Thanks for an excellent article, Maine Sail
I'll be servicing the winches and replacing the grab and toe rails on my boat in the next few weeks, therefore my reading of your advice is very timely.
The rails show no signs of leaking on this 30 year old boat, so I'll ask the builder how they bedded them originally.
The port glazings have leaked, and the glazing needs replacement. The PO attempted caulking to seal, likely with silicone. I don't think the frame to hull joints leaked, I'll have to check. Butyl tape with bedding spacers sounds like the ideal re-glazing method, just like the high-rise windows use. (Stress between frame and glazing is a major cause of failure there)
A thought on aluminium fittings and stainless fasteners, as raised by casey1999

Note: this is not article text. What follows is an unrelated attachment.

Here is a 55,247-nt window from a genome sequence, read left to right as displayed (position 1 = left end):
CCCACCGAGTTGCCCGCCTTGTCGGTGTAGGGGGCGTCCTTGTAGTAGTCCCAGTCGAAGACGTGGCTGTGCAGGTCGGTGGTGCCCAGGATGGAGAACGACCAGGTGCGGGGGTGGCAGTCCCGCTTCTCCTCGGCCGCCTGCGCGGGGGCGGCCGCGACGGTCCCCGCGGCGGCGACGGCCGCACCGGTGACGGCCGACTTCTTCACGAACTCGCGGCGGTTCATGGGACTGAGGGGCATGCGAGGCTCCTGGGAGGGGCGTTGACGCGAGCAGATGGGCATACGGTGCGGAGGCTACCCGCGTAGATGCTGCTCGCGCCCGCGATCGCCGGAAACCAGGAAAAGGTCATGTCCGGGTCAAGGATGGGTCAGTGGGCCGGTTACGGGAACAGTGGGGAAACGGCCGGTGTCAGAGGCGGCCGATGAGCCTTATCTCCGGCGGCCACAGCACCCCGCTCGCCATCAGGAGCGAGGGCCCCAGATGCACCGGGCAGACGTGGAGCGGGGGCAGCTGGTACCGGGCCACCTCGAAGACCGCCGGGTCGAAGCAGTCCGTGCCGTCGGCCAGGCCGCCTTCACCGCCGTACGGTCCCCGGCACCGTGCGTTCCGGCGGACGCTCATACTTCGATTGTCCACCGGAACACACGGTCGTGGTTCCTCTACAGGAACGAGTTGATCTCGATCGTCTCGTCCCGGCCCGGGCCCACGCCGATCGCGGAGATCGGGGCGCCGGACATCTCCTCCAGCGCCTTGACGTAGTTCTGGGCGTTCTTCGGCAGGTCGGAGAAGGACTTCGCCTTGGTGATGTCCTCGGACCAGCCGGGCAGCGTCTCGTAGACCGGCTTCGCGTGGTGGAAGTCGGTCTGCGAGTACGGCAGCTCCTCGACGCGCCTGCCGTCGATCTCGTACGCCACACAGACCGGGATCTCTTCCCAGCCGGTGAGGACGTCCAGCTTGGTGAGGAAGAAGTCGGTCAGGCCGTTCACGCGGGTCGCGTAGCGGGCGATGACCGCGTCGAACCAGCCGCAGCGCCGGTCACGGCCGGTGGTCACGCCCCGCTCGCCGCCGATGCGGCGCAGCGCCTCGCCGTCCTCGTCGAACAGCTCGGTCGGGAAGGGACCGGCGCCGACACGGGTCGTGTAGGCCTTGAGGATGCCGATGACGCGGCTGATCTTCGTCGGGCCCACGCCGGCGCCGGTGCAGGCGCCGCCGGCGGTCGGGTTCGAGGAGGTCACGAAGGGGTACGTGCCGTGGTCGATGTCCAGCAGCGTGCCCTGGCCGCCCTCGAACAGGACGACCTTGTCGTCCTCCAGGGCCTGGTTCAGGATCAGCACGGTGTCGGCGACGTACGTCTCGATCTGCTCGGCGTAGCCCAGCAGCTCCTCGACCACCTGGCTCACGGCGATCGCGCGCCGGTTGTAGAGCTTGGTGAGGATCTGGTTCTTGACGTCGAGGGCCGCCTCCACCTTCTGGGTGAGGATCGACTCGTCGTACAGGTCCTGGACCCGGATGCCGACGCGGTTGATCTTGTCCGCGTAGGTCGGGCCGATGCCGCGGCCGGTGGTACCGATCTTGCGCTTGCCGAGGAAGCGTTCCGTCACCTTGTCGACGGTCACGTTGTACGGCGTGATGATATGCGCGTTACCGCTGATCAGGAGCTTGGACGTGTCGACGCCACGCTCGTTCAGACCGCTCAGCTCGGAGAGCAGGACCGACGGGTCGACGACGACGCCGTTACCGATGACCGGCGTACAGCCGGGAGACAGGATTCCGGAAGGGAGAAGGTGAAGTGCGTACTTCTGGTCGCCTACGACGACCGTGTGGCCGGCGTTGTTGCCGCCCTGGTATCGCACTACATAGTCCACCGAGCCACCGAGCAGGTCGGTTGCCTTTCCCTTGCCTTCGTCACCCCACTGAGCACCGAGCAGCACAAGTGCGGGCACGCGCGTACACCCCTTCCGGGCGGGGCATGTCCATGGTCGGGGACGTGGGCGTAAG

. Two possibilities spring to mind, First, smear the butyl over the fastener thread length that resides inside the fitting. Second, would Teflon plumber's tape over the threads through the fitting and just a little longer than the thickness of the fitting, provide adequate galvanic isolation? I'm sure the isolation will be there, and that's easy to test using the continuity setting on a multi-meter. Since the cleat base isn't tapped, the tape would be intact. But would it affect the butyl bedding?
Has anyone tried using plumber's tape for this, or might I be the first? (and or foolhardy experimenter, if I have to re-bed mixed metals) For a blind-fastened fitting with SS fastener into aluminium fitting, tape might work; another option might be an anti-seize or low strength thread-locker coating, but the plumber's tape is at least not at all messy.
ps. Don't know of too many fittings that use blind tapped holes...